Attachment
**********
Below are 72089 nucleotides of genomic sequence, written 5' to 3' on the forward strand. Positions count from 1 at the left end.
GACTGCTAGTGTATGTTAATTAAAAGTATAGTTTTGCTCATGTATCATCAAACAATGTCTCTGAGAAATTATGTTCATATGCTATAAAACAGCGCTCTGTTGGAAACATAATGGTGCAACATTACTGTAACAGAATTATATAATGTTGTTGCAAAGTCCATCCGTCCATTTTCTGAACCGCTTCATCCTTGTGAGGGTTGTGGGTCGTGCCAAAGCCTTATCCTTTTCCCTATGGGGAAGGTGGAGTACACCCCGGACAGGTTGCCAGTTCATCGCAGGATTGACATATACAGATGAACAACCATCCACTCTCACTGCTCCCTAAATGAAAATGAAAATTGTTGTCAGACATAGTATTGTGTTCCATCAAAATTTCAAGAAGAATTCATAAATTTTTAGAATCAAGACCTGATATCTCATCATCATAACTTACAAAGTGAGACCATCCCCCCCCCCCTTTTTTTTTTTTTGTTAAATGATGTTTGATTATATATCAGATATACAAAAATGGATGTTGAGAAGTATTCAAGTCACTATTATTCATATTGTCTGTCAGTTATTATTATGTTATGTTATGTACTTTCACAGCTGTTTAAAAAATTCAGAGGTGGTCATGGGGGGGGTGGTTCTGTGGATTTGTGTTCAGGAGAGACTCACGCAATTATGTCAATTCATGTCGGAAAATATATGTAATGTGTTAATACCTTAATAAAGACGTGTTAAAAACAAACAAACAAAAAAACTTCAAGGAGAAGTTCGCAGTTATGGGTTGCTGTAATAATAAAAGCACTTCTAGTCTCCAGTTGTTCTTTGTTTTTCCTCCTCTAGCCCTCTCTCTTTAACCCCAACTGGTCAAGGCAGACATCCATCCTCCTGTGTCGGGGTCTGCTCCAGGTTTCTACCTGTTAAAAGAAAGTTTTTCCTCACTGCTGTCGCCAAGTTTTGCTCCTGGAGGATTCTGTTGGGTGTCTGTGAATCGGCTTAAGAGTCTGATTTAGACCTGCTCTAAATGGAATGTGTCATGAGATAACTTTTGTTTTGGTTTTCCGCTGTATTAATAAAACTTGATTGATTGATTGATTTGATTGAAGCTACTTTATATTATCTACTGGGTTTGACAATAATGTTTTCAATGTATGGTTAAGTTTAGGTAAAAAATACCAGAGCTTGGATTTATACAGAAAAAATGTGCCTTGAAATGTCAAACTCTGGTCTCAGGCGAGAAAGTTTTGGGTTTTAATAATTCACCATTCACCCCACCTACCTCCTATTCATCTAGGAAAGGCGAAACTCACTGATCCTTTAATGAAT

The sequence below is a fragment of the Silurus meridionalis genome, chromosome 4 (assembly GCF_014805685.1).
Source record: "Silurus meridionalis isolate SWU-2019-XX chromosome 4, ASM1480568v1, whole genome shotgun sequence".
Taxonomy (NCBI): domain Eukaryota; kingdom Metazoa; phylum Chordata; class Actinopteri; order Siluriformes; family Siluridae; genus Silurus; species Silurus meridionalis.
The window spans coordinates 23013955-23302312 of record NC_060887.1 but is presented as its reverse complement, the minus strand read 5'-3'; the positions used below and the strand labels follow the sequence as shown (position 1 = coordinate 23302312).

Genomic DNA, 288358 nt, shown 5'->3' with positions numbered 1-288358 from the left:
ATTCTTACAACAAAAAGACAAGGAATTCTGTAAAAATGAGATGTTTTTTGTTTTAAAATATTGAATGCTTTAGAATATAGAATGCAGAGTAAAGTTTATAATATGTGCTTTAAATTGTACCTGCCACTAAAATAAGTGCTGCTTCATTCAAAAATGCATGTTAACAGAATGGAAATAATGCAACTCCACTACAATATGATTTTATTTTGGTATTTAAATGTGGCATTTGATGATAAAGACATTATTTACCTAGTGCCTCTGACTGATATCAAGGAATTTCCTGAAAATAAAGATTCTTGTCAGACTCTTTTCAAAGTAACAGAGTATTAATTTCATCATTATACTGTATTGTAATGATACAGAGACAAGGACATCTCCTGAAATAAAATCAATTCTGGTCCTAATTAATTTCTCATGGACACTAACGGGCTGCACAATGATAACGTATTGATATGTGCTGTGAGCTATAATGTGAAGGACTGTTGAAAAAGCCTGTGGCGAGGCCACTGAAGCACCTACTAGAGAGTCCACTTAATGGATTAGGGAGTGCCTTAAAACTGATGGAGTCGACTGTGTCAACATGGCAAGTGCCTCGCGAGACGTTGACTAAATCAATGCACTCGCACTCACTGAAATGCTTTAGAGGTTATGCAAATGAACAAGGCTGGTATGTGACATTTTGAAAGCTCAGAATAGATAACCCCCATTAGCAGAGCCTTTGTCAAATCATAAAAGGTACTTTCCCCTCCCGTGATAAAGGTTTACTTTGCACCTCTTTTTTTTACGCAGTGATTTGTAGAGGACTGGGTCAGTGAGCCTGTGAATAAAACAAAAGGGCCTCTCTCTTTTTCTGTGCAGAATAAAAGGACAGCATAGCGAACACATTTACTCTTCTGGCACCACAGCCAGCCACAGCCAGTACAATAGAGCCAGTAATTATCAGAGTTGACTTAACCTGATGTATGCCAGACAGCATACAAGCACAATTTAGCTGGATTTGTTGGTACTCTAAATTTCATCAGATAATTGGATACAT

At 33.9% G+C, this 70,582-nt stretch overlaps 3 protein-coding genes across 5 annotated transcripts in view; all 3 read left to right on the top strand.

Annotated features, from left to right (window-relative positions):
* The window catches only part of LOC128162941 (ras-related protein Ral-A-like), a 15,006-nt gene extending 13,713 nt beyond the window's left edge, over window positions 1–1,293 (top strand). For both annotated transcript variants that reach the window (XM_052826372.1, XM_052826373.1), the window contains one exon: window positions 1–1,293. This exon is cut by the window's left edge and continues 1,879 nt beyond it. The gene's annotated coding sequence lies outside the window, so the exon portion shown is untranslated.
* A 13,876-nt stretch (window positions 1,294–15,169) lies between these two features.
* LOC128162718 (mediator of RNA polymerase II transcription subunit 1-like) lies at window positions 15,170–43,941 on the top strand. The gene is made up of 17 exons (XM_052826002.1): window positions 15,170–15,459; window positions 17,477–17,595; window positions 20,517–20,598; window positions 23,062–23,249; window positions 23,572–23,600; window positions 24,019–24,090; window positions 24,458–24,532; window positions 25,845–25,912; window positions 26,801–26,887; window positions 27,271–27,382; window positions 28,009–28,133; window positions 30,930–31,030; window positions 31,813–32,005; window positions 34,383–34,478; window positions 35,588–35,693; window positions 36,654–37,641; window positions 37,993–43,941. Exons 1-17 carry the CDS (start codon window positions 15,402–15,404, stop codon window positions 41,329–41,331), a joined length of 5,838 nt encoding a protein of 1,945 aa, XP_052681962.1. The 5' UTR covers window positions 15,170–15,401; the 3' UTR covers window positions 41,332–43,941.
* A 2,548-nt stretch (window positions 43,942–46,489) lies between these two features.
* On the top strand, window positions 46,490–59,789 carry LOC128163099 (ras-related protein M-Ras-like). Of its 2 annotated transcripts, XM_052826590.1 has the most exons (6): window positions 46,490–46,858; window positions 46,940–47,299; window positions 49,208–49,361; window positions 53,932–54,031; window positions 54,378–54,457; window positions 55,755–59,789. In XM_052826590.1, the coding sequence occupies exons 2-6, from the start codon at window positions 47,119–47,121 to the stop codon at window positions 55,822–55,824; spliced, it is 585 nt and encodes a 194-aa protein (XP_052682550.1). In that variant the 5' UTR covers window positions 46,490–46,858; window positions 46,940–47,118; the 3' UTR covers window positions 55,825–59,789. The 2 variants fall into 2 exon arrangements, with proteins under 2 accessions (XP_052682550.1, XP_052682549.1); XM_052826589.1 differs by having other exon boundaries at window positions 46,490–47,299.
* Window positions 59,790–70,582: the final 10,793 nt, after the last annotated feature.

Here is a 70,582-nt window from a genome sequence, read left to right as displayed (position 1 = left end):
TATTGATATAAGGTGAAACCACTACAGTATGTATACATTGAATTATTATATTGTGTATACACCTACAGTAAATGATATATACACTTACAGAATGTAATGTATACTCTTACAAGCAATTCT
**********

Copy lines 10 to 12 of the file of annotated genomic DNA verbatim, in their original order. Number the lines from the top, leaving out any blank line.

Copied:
Annotated features, from left to right (window-relative positions):
* The window catches only part of LOC128162941 (ras-related protein Ral-A-like), a 15,006-nt gene extending 13,713 nt beyond the window's left edge, over window positions 1–1,293 (top strand). For both annotated transcript variants that reach the window (XM_052826372.1, XM_052826373.1), the window contains one exon: window positions 1–1,293. This exon is cut by the window's left edge and continues 1,879 nt beyond it. The gene's annotated coding sequence lies outside the window, so the exon portion shown is untranslated.
* A 13,876-nt stretch (window positions 1,294–15,169) lies between these two features.